When you’ve been invited to a social event in China, it’s courtesy to bring a special gift for the host. For this the options are nearly limitless: food, clothes, books etc. However, there are a few exceptions. For example, in China, a clock "钟(zhōng)" should never be given as a present.
In ancient China, "钟(zhōng)" clocks and bells were the symbols of happiness and luck. The ringing of a bell was the sound of luck, which brought happiness, safety and harmony. This incidentally, was the same sound initially used to mark time, but why did the Chinese come to regard sending clocks as taboo?
In Chinese, clock "钟(zhōng)" has the same pronunciation as death "终(zhōng)".To elaborate on their similarities, "送钟(sòng zhōng)" means to give a clock as a present and "送终(sòng zhōng)" means to attend a funeral. It’s easy to see how the two homophonic phrases are naturally connected in the minds of the people and their culture and as such, "送钟(sòng zhōng)" became taboo. At first, people only refrained from sending clocks to the elderly, but later this became a standard practice among all Chinese. At this point, you should be able to imagine the faux pas you’d be committing by sending a clock as a gift. Whether it’s your friend’s birthday, an official’s promotion, a token for newlywed couples, or a housewarming gift, by giving a clock as a gift you would be in effect cursing them.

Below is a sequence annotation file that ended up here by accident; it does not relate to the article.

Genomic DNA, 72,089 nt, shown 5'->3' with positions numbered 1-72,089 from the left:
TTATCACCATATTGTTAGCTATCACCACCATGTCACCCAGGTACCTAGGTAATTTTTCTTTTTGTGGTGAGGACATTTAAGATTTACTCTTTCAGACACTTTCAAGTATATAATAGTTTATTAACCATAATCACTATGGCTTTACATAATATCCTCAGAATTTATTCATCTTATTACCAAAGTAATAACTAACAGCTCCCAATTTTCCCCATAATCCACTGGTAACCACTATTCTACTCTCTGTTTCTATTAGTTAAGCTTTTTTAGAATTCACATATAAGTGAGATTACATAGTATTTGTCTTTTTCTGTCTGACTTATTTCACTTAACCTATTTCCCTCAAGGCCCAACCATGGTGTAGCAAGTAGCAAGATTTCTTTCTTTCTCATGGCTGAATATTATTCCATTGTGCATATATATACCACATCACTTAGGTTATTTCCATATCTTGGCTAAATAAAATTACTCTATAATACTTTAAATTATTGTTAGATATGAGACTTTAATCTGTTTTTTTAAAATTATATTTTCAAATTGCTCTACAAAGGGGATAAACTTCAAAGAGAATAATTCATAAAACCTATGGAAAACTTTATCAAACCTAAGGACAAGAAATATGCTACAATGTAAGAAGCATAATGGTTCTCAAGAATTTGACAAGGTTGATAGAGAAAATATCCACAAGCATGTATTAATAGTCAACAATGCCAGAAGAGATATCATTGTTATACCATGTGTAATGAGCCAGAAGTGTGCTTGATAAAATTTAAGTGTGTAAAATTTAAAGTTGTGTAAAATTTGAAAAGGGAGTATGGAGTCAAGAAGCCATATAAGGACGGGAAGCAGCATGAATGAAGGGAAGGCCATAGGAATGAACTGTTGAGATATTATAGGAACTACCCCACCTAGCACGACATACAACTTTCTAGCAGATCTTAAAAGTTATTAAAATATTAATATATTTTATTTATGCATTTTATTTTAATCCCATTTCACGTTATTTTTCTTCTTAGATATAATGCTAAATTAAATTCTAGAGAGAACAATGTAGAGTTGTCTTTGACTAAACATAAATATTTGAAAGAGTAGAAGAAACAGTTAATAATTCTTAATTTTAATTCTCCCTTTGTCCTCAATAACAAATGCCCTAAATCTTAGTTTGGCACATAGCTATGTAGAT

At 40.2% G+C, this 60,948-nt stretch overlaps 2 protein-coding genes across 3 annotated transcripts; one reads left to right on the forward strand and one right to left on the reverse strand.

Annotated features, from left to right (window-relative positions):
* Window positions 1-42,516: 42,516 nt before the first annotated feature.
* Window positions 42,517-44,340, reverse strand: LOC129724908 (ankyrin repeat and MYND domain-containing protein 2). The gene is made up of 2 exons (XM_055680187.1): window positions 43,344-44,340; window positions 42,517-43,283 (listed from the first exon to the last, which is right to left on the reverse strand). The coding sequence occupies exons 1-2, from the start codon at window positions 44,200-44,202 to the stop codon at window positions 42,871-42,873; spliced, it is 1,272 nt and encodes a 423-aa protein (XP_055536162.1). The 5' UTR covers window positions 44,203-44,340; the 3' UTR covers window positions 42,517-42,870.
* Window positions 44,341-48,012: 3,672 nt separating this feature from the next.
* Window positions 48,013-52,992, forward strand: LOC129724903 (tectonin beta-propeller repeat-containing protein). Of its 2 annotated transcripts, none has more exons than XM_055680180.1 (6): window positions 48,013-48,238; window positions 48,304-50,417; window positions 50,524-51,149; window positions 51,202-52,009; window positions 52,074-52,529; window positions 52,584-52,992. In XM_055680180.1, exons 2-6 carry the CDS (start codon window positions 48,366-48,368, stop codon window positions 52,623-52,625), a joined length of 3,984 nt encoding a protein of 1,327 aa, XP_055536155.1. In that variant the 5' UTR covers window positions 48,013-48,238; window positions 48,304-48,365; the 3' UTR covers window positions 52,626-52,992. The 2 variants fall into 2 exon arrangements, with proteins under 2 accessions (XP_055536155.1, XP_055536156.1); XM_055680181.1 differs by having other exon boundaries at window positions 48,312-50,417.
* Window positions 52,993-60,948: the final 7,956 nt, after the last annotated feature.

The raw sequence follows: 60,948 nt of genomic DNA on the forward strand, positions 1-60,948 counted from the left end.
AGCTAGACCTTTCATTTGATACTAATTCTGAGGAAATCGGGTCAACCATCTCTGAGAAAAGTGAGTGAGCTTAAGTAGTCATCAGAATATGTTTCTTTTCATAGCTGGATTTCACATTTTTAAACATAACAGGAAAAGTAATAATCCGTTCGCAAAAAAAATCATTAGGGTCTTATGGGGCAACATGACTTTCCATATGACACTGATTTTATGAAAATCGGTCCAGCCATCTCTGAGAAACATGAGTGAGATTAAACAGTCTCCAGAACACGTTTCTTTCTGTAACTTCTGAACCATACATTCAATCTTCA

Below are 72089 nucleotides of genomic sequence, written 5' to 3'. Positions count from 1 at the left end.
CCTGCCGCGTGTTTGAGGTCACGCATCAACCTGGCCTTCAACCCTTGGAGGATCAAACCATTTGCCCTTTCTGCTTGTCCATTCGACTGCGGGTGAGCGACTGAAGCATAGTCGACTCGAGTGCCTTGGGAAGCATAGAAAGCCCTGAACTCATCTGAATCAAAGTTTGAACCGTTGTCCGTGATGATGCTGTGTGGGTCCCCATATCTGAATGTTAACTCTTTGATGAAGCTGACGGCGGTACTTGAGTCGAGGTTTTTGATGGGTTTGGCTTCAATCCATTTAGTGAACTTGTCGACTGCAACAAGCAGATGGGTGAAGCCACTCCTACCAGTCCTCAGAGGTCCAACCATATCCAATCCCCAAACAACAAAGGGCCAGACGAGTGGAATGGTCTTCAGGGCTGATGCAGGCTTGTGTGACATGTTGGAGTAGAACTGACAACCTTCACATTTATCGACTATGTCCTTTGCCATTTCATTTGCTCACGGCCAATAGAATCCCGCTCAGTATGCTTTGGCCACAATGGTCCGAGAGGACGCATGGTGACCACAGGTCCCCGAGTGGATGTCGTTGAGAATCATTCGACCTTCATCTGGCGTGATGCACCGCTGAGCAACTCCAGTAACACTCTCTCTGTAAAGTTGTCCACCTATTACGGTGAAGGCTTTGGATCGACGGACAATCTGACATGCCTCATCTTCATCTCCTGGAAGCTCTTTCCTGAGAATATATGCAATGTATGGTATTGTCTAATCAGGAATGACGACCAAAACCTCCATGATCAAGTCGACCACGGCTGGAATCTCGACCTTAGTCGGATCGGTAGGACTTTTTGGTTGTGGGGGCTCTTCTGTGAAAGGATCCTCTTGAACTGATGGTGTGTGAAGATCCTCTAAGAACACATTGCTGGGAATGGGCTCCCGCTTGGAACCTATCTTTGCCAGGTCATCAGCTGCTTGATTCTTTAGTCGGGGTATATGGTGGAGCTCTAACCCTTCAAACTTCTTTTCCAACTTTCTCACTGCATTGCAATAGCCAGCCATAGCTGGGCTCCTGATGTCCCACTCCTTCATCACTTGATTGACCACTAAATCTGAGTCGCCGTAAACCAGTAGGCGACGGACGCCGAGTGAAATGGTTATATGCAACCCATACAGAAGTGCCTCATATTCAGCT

Keep this tip in mind and avoid making this cultural blunder. You can send just about any gift you’d like, just don’t give a clock "钟(zhōng)" as a present to your Chinese friends.
Leo de nǎinɑi qùshì, tā huíqù sòngzhōng le.
Leo 的 奶奶 去世，他 回去 送终 了。
Leo went home to attend his grandma’s funeral.
Péngyou guò shēngrì, Zhōngguórén bú huì sòng zhōng.
朋友 过 生日， 中国人 不 会 送 钟。
To celebrate a friend’s birthday, Chinese will never give a clock as a gift.